Hard to believe it’s been over a year since our last post. We arrived at Holiday Oceanview Marina May 6, 2019 with an extensive boat project list. We never intended to stay this long. However like everyone else our plans have been put on hold due to Covid-19. Some of the pictures below are from before the virus.
We have been in lockdown since March 18. One person per household (or boat) is issued a QR pass and allowed to go into town for groceries. The marina provides a shuttle service. The pass is scanned at various road checkpoints into town, as well as in and out of the grocery store or public market. Masks are required at all times when we leave the marina, and a temperature gun is used on entrance to the grocery store as well hand sanitizer.
There have been a total of seven cases on the island, however no community spread. We are happy to be on an island, separated by ferry (now restricted) from Davao City with a population of 1.8 million.
Blelow is a screen shot Navionics. The red triangle at the top of Samal Island is our boat position at the marina. At the narrow point there is a car ferry service that runs back and forth to Davao City.
All in all, we feel fortunate that we are here during the pandemic. We are both healthy and life has gone on pretty much the same here with our group of cruisers. Boat work projects continue and social activities such as exercise (Liliane runs aerobics and karate classes), music jam sessions, movie night, etc. A lot of people are a lot worse of than us.
They did however stop selling alcohol a few weeks ago. The ban is supposed to be lifted the end of June. That really sucked. Being resourceful cruisers, we have started making our own rice wine (Sherry on Soggy Paws recipe). Pretty simple; water, rice, sugar, yeast, lemon slices and a few raisins. In two weeks you have something drinkable. Tastes a bit like a wine cooler. Don’t know the alcohol content, but it doesn’t freeze and has a bit of a kick. Liliane making a batch for fermentation. Chateaux Meikyo June 27, 2020.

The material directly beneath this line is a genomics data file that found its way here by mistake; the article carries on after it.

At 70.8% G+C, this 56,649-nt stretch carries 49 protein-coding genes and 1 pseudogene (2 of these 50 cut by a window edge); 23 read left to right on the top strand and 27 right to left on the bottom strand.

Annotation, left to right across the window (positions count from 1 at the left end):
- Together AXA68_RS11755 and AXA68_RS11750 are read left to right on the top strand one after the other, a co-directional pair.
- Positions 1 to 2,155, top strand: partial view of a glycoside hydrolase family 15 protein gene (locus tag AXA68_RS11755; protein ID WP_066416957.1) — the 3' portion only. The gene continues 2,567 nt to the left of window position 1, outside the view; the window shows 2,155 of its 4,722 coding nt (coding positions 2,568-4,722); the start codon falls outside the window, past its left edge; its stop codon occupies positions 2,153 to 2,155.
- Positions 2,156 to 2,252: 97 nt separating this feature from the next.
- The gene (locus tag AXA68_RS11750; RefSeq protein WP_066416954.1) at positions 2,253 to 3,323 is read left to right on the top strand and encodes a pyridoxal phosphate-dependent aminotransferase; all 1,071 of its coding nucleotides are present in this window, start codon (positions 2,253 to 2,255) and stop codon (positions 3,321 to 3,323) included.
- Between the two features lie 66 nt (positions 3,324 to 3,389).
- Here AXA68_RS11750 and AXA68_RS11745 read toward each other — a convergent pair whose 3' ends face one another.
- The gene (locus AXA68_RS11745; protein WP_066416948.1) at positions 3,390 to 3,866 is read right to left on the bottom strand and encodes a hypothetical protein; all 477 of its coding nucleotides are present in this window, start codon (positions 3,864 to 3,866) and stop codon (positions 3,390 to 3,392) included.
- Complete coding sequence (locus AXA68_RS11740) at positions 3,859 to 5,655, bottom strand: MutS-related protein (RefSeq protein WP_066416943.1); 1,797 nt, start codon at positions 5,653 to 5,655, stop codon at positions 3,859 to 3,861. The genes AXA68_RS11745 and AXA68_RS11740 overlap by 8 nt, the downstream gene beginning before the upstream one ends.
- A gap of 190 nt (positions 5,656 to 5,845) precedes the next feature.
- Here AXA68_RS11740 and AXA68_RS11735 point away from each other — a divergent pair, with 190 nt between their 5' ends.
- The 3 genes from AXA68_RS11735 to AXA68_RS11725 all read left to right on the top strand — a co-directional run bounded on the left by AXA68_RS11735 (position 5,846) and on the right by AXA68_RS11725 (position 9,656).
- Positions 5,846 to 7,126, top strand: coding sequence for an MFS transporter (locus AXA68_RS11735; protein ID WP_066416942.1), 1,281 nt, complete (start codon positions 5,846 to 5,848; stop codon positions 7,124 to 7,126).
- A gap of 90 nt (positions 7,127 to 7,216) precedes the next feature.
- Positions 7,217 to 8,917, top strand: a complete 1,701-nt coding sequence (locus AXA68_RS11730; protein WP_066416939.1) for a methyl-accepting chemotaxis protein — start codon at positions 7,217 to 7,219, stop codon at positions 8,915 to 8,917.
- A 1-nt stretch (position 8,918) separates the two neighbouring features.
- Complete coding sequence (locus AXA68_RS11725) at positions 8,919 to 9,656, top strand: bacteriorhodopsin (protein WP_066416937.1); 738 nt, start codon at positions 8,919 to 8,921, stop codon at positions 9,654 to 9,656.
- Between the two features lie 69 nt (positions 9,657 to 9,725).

When we aren’t busy making alcohol, we do work on the boat. We hauled out early August and splashed in April this year. Eight months living on the hard. Not fun. We did rent a condo for two months during the fibreglassing, sanding and painting. The major items we have completed are:
- Removing the old teak deck
- Refilling all the bung screw holes
- Laying a layer of fibreglass cloth
- Epoxy primer then fairing and painting the deck
- Spraying on anti-skid sections
- Painting all the top sides and hull above the waterline
- Removing and painting the mast and boom
- New fuel tanks
- Additional solar panels
- Botton anti-fouling
- And numerous other improvements and repairs
Hauling in and out of the water is an elaborate process here. Takes quite a few guys. They need to change the cable to a pulley on a post to make the turn. While they do that chocks hold us from rolling backwards! This is us coming out last August.
Next was preparation before starting the deck work; building a stairway to the boat, storage boxes, removing the mast and making a bamboo structure for the vinyl cover.
Then ripping up the old deck. That went quickly, about five days. A layer of fibreglass cloth and painting followed. Removing all the deck fittings was the most time consuming job. And then re-bedding!
Our new Korean washing machine and fuel tanks. Instructions for the washing are all in Korean. Liliane trying to figure out the cycle.
After 8 months of hard work, we are going back in the water in a new looking boat, yes we are on board during the process.
Not all work of course. Have had plenty of time to party.
And of course the “Marina Amazones”, Liliane’s friends doing Self Defence, Karate , Aerobics, Swimming, and PARTYING!
Not sure what’s next. We are hoping by the end of the year borders start opening up, allowing us to continue our journey.